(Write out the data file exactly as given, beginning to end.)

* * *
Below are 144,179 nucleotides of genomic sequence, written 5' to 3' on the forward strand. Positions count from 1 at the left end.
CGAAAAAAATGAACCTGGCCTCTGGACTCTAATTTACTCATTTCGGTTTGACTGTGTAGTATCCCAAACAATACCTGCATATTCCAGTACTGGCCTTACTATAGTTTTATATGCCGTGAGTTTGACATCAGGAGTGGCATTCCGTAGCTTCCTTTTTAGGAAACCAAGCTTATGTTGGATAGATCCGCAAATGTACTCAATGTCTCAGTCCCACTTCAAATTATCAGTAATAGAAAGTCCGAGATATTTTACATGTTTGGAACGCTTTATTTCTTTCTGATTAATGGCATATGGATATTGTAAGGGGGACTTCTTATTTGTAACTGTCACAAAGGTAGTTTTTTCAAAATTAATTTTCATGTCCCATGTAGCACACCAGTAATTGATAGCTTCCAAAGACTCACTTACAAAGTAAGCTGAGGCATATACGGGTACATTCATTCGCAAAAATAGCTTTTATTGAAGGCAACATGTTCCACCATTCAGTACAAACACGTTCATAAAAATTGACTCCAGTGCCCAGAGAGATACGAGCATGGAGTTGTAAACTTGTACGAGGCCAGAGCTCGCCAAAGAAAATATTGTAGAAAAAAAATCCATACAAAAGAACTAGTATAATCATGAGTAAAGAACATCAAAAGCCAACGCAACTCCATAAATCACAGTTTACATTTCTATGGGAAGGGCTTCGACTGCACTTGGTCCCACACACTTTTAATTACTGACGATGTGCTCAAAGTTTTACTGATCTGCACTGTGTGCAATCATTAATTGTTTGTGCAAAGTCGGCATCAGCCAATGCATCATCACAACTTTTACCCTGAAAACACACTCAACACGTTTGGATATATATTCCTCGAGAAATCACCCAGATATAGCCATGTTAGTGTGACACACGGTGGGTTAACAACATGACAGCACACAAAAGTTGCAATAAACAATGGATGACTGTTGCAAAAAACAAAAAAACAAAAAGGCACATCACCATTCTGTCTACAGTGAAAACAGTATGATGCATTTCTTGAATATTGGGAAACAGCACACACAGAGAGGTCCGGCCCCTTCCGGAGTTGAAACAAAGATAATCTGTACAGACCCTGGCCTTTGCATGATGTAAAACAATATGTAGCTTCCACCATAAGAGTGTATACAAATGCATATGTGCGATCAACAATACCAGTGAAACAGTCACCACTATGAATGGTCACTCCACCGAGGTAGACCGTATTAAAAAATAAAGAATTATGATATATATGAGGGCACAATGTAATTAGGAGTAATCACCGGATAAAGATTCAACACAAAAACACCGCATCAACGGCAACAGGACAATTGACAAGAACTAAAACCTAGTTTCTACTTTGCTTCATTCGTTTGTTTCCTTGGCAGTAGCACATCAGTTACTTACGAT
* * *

Below are 144,179 nucleotides of genomic sequence, written 5' to 3' on the forward strand. Positions count from 1 at the left end.
CGAAAAAAATGAACCTGGCCTCTGGACTCTAATTTACTCATTTCGGTTTGACTGTGTAGTATCCCAAACAATACCTGCATATTCCAGTACTGGCCTTACTATAGTTTTATATGCCGTGAGTTTGACATCAGGAGTGGCATTCCGTAGCTTCCTTTTTAGGAAACCAAGCTTATGTTGGATAGATCCGCAAATGTACTCAATGTCTCAGTCCCACTTCAAATTATCAGTAATAGAAAGTCCGAGATATTTTACATGTTTGGAACGCTTTATTTCTTTCTGATTAATGGCATATGGATATTGTAAGGGGGACTTCTTATTTGTAACTGTCACAAAGGTAGTTTTTTCAAAATTAATTTTCATGTCCCATGTAGCACACCAGTAATTGATAGCTTCCAAAGACTCACTTACAAAGTAAGCTGAGGCATATACGGGTACATTCATTCGCAAAAATAGCTTTTATTGAAGGCAACATGTTCCACCATTCAGTACAAACACGTTCATAAAAATTGACTCCAGTGCCCAGAGAGATACGAGCATGGAGTTGTAAACTTGTACGAGGCCAGAGCTCGCCAAAGAAAATATTGTAGAAAAAAAATCCATACAAAAGAACTAGTATAATCATGAGTAAAGAACATCAAAAGCCAACGCAACTCCATAAATCACAGTTTACATTTCTATGGGAAGGGCTTCGACTGCACTTGGTCCCACACACTTTTAATTACTGACGATGTGCTCAAAGTTTTACTGATCTGCACTGTGTGCAATCATTAATTGTTTGTGCAAAGTCGGCATCAGCCAATGCATCATCACAACTTTTACCCTGAAAACACACTCAACACGTTTGGATATATATTCCTCGAGAAATCACCCAGATATAGCCATGTTAGTGTGACACACGGTGGGTTAACAACATGACAGCACACAAAAGTTGCAATAAACAATGGATGACTGTTGCAAAAAACAAAAAAACAAAAAGGCACATCACCATTCTGTCTACAGTGAAAACAGTATGATGCATTTCTTGAATATTGGGAAACAGCACACACAGAGAGGTCCGGCCCCTTCCGGAGTTGAAACAAAGATAATCTGTACAGACCCTGGCCTTTGCATGATGTAAAACAATATGTAGCTTCCACCATAAGAGTGTATACAAATGCATATGTGCGATCAACAATACCAGTGAAACAGTCACCACTATGAATGGTCACTCCACCGAGGTAGACCGTATTAAAAAATAAAGAATTATGATATATATGAGGGCACAATGTAATTAGGAGTAATCACCGGATAAAGATTCAACACAAAAACACCGCATCAACGGCAACAGGACAATTGACAAGAACTAAAACCTAGTTTCTACTTTGCTTCATTCGTTTGTTTCCTTGGCAGTAGCACATCAGTTACTTACGAT